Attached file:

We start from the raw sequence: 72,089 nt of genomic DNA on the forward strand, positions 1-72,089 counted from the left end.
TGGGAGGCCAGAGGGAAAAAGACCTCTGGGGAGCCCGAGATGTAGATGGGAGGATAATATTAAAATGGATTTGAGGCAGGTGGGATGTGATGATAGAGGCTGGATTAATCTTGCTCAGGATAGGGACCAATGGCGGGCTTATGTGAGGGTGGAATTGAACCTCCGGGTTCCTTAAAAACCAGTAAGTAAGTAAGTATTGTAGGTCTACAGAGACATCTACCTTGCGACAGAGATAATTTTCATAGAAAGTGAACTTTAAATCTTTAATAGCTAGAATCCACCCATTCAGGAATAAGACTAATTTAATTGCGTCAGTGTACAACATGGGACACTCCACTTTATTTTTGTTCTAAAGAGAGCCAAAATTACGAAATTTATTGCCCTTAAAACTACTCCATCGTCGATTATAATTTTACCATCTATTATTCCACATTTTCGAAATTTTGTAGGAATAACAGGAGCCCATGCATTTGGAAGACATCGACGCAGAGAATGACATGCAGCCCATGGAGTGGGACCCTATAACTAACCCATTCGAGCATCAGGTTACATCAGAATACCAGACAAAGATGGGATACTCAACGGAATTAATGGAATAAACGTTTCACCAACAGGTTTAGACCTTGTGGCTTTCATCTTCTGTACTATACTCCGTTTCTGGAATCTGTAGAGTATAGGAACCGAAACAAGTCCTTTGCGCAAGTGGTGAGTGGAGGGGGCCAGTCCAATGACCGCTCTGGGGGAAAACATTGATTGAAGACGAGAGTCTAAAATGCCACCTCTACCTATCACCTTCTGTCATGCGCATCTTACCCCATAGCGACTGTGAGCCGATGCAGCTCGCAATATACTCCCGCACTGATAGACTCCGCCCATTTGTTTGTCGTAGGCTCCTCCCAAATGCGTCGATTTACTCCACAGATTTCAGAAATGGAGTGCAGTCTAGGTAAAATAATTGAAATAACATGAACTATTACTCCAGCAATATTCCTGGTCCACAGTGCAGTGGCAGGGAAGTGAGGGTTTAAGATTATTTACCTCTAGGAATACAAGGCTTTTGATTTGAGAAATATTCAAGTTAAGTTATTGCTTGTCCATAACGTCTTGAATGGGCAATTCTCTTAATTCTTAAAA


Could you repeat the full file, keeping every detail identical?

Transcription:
We start from the raw sequence: 72,089 nt of genomic DNA on the forward strand, positions 1-72,089 counted from the left end.
TGGGAGGCCAGAGGGAAAAAGACCTCTGGGGAGCCCGAGATGTAGATGGGAGGATAATATTAAAATGGATTTGAGGCAGGTGGGATGTGATGATAGAGGCTGGATTAATCTTGCTCAGGATAGGGACCAATGGCGGGCTTATGTGAGGGTGGAATTGAACCTCCGGGTTCCTTAAAAACCAGTAAGTAAGTAAGTATTGTAGGTCTACAGAGACATCTACCTTGCGACAGAGATAATTTTCATAGAAAGTGAACTTTAAATCTTTAATAGCTAGAATCCACCCATTCAGGAATAAGACTAATTTAATTGCGTCAGTGTACAACATGGGACACTCCACTTTATTTTTGTTCTAAAGAGAGCCAAAATTACGAAATTTATTGCCCTTAAAACTACTCCATCGTCGATTATAATTTTACCATCTATTATTCCACATTTTCGAAATTTTGTAGGAATAACAGGAGCCCATGCATTTGGAAGACATCGACGCAGAGAATGACATGCAGCCCATGGAGTGGGACCCTATAACTAACCCATTCGAGCATCAGGTTACATCAGAATACCAGACAAAGATGGGATACTCAACGGAATTAATGGAATAAACGTTTCACCAACAGGTTTAGACCTTGTGGCTTTCATCTTCTGTACTATACTCCGTTTCTGGAATCTGTAGAGTATAGGAACCGAAACAAGTCCTTTGCGCAAGTGGTGAGTGGAGGGGGCCAGTCCAATGACCGCTCTGGGGGAAAACATTGATTGAAGACGAGAGTCTAAAATGCCACCTCTACCTATCACCTTCTGTCATGCGCATCTTACCCCATAGCGACTGTGAGCCGATGCAGCTCGCAATATACTCCCGCACTGATAGACTCCGCCCATTTGTTTGTCGTAGGCTCCTCCCAAATGCGTCGATTTACTCCACAGATTTCAGAAATGGAGTGCAGTCTAGGTAAAATAATTGAAATAACATGAACTATTACTCCAGCAATATTCCTGGTCCACAGTGCAGTGGCAGGGAAGTGAGGGTTTAAGATTATTTACCTCTAGGAATACAAGGCTTTTGATTTGAGAAATATTCAAGTTAAGTTATTGCTTGTCCATAACGTCTTGAATGGGCAATTCTCTTAATTCTTAAAA